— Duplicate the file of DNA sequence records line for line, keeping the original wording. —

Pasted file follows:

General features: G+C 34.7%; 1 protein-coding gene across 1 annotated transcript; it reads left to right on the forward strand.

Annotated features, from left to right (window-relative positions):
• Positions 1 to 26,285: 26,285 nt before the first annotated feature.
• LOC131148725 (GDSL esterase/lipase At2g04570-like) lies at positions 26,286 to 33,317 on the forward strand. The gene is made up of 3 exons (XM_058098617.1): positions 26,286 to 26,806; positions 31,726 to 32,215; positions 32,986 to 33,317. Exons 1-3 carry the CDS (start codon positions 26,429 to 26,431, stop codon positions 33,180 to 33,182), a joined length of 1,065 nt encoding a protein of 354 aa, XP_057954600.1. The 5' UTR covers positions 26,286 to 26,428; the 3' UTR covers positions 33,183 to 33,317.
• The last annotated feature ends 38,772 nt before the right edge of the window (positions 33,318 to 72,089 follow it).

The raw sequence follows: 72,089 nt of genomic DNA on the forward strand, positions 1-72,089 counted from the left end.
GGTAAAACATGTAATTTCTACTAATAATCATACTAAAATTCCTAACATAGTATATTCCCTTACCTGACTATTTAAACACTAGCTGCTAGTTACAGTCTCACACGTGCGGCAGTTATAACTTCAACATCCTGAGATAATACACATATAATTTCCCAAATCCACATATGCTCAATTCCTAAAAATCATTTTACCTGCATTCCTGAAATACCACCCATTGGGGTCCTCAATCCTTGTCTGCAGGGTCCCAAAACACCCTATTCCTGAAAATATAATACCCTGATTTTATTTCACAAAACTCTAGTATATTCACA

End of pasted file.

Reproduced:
General features: G+C 34.7%; 1 protein-coding gene across 1 annotated transcript; it reads left to right on the forward strand.

Annotated features, from left to right (window-relative positions):
• Positions 1 to 26,285: 26,285 nt before the first annotated feature.
• LOC131148725 (GDSL esterase/lipase At2g04570-like) lies at positions 26,286 to 33,317 on the forward strand. The gene is made up of 3 exons (XM_058098617.1): positions 26,286 to 26,806; positions 31,726 to 32,215; positions 32,986 to 33,317. Exons 1-3 carry the CDS (start codon positions 26,429 to 26,431, stop codon positions 33,180 to 33,182), a joined length of 1,065 nt encoding a protein of 354 aa, XP_057954600.1. The 5' UTR covers positions 26,286 to 26,428; the 3' UTR covers positions 33,183 to 33,317.
• The last annotated feature ends 38,772 nt before the right edge of the window (positions 33,318 to 72,089 follow it).

The raw sequence follows: 72,089 nt of genomic DNA on the forward strand, positions 1-72,089 counted from the left end.
GGTAAAACATGTAATTTCTACTAATAATCATACTAAAATTCCTAACATAGTATATTCCCTTACCTGACTATTTAAACACTAGCTGCTAGTTACAGTCTCACACGTGCGGCAGTTATAACTTCAACATCCTGAGATAATACACATATAATTTCCCAAATCCACATATGCTCAATTCCTAAAAATCATTTTACCTGCATTCCTGAAATACCACCCATTGGGGTCCTCAATCCTTGTCTGCAGGGTCCCAAAACACCCTATTCCTGAAAATATAATACCCTGATTTTATTTCACAAAACTCTAGTATATTCACA